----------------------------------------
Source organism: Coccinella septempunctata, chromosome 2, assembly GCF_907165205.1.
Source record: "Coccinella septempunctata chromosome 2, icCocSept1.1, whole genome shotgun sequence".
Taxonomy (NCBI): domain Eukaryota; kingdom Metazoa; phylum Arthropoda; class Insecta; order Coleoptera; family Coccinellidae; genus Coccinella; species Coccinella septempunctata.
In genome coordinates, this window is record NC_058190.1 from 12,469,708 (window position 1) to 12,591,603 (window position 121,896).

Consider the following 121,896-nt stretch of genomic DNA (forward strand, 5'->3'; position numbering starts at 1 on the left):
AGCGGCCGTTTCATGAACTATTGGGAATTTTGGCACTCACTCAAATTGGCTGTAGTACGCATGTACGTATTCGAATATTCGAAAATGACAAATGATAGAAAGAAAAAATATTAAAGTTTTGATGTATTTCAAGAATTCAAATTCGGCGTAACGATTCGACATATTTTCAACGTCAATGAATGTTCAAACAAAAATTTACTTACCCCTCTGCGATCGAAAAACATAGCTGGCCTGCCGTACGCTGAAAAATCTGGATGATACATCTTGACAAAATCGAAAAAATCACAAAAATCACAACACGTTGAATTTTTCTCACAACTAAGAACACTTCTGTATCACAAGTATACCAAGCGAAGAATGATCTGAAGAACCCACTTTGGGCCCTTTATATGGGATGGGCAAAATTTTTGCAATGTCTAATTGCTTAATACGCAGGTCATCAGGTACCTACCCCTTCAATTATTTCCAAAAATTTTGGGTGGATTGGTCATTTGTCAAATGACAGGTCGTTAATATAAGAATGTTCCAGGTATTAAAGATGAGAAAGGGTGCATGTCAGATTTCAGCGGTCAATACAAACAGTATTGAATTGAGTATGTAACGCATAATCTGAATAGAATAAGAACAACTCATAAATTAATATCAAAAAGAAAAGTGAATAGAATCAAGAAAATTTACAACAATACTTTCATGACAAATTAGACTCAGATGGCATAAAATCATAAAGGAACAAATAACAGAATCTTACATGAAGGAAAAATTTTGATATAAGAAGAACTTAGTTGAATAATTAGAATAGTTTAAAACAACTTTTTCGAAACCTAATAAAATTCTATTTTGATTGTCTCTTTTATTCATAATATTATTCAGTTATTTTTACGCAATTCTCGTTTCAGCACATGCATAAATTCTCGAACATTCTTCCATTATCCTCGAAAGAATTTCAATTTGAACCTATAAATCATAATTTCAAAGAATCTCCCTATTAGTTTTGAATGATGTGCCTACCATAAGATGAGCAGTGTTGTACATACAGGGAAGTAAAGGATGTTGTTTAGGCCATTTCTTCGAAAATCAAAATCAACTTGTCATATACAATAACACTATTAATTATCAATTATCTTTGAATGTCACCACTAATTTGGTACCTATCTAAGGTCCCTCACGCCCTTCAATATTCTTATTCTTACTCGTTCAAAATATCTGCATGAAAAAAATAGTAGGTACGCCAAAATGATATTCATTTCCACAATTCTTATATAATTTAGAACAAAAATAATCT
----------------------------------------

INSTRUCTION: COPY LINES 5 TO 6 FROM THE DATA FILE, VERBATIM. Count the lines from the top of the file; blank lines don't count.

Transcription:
Consider the following 121,896-nt stretch of genomic DNA (forward strand, 5'->3'; position numbering starts at 1 on the left):
AGCGGCCGTTTCATGAACTATTGGGAATTTTGGCACTCACTCAAATTGGCTGTAGTACGCATGTACGTATTCGAATATTCGAAAATGACAAATGATAGAAAGAAAAAATATTAAAGTTTTGATGTATTTCAAGAATTCAAATTCGGCGTAACGATTCGACATATTTTCAACGTCAATGAATGTTCAAACAAAAATTTACTTACCCCTCTGCGATCGAAAAACATAGCTGGCCTGCCGTACGCTGAAAAATCTGGATGATACATCTTGACAAAATCGAAAAAATCACAAAAATCACAACACGTTGAATTTTTCTCACAACTAAGAACACTTCTGTATCACAAGTATACCAAGCGAAGAATGATCTGAAGAACCCACTTTGGGCCCTTTATATGGGATGGGCAAAATTTTTGCAATGTCTAATTGCTTAATACGCAGGTCATCAGGTACCTACCCCTTCAATTATTTCCAAAAATTTTGGGTGGATTGGTCATTTGTCAAATGACAGGTCGTTAATATAAGAATGTTCCAGGTATTAAAGATGAGAAAGGGTGCATGTCAGATTTCAGCGGTCAATACAAACAGTATTGAATTGAGTATGTAACGCATAATCTGAATAGAATAAGAACAACTCATAAATTAATATCAAAAAGAAAAGTGAATAGAATCAAGAAAATTTACAACAATACTTTCATGACAAATTAGACTCAGATGGCATAAAATCATAAAGGAACAAATAACAGAATCTTACATGAAGGAAAAATTTTGATATAAGAAGAACTTAGTTGAATAATTAGAATAGTTTAAAACAACTTTTTCGAAACCTAATAAAATTCTATTTTGATTGTCTCTTTTATTCATAATATTATTCAGTTATTTTTACGCAATTCTCGTTTCAGCACATGCATAAATTCTCGAACATTCTTCCATTATCCTCGAAAGAATTTCAATTTGAACCTATAAATCATAATTTCAAAGAATCTCCCTATTAGTTTTGAATGATGTGCCTACCATAAGATGAGCAGTGTTGTACATACAGGGAAGTAAAGGATGTTGTTTAGGCCATTTCTTCGAAAATCAAAATCAACTTGTCATATACAATAACACTATTAATTATCAATTATCTTTGAATGTCACCACTAATTTGGTACCTATCTAAGGTCCCTCACGCCCTTCAATATTCTTATTCTTACTCGTTCAAAATATCTGCATGAAAAAAATAGTAGGTACGCCAAAATGATATTCATTTCCACAATTCTTATATAATTTAGAACAAAAATAATCT